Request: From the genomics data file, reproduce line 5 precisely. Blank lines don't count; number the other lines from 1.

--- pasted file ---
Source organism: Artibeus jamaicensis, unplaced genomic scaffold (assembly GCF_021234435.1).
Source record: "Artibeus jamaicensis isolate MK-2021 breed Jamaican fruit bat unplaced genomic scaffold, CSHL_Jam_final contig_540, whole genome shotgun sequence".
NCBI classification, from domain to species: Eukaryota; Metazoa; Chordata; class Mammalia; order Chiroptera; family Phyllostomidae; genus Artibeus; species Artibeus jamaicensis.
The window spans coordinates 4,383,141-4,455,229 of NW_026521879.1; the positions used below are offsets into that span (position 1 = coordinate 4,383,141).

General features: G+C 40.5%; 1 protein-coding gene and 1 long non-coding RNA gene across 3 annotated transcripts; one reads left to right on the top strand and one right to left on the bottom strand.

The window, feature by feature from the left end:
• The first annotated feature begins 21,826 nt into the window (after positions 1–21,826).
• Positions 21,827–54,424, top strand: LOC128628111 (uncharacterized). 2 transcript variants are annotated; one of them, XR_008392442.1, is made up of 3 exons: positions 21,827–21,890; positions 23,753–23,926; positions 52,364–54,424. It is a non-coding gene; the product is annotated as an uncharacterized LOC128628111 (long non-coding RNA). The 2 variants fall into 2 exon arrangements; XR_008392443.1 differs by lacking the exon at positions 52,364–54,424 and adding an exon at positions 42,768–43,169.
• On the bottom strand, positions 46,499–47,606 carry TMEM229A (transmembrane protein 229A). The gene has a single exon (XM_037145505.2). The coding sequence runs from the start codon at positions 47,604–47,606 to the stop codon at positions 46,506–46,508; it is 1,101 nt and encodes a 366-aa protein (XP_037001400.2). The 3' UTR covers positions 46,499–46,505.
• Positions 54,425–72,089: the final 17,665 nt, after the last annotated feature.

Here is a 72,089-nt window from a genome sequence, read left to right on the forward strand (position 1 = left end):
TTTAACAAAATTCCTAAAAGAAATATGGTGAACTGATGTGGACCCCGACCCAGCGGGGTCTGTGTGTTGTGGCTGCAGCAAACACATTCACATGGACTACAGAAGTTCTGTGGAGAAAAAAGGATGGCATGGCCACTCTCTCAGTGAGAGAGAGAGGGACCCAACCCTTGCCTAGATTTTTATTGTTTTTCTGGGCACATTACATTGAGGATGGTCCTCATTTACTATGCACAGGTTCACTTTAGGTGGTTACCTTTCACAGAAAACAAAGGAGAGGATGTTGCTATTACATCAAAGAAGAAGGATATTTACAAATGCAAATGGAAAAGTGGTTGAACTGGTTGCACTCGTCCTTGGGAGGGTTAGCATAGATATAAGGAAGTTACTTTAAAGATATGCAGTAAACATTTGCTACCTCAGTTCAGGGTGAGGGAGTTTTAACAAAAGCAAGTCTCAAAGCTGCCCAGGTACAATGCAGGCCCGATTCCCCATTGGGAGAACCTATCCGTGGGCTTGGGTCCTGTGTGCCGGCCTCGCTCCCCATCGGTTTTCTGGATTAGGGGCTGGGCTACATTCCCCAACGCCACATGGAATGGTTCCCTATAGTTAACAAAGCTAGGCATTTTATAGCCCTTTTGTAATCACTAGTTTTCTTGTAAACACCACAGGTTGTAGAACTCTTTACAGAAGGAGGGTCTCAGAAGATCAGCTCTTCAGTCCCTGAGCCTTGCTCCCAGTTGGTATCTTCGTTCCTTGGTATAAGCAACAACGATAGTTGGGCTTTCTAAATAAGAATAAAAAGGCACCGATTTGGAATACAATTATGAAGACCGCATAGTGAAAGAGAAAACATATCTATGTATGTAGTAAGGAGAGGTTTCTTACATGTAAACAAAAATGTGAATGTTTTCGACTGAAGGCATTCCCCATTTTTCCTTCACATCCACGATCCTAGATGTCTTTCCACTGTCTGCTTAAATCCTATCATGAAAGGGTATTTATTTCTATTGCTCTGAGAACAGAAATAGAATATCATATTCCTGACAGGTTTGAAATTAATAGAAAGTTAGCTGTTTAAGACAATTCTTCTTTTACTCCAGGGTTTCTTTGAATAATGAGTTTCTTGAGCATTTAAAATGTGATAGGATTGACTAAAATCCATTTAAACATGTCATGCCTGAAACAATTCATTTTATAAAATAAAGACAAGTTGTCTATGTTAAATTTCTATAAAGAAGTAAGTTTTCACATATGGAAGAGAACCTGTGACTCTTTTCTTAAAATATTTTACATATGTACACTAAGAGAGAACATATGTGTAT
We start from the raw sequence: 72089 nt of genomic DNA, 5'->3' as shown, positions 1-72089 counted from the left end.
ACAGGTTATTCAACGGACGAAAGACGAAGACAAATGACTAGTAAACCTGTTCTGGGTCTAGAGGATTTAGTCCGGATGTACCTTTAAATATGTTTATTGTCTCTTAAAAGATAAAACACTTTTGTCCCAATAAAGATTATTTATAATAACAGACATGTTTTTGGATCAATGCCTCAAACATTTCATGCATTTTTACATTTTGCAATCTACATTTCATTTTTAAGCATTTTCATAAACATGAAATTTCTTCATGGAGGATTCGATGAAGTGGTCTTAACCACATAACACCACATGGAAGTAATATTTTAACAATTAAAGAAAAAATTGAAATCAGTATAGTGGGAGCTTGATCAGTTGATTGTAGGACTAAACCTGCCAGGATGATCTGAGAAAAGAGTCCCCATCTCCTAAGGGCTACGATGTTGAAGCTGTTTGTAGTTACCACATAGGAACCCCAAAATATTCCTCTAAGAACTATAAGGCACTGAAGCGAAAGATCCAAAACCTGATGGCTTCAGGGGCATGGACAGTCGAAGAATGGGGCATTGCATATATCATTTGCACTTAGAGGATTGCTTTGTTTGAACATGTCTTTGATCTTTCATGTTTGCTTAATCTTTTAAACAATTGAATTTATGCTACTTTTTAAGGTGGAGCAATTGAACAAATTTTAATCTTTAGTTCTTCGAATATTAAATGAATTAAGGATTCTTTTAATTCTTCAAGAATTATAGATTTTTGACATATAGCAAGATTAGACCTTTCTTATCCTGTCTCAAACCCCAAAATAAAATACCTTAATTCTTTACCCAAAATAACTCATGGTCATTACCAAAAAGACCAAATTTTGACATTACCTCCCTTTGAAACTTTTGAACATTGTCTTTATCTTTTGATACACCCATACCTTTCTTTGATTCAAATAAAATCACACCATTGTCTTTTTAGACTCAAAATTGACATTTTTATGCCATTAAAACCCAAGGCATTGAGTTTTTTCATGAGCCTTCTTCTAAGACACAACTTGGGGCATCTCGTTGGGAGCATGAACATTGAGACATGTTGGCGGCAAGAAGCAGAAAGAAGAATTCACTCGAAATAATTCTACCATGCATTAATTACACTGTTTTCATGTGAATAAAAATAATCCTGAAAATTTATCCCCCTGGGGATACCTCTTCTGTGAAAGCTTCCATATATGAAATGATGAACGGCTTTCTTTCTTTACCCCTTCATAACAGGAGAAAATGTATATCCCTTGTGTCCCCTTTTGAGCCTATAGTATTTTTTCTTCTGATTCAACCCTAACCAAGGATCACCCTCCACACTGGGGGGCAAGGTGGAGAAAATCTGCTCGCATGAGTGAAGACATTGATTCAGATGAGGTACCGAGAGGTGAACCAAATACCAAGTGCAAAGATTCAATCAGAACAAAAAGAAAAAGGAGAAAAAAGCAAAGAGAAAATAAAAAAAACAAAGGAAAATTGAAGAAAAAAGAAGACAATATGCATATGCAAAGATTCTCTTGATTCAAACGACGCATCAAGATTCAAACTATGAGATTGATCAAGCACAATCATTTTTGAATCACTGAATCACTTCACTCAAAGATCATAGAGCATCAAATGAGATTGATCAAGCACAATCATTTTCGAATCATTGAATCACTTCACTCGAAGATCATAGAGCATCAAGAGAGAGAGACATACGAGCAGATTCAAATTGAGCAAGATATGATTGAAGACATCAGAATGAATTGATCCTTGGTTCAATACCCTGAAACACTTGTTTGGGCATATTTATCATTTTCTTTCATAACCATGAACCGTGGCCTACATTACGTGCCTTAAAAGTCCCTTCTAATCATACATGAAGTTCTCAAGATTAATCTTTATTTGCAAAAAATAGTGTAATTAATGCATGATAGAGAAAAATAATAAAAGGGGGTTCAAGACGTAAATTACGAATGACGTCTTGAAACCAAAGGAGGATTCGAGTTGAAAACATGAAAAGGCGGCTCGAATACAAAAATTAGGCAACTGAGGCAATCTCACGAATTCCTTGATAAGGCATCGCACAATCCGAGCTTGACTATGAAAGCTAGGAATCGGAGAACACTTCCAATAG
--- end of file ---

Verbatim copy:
General features: G+C 40.5%; 1 protein-coding gene and 1 long non-coding RNA gene across 3 annotated transcripts; one reads left to right on the top strand and one right to left on the bottom strand.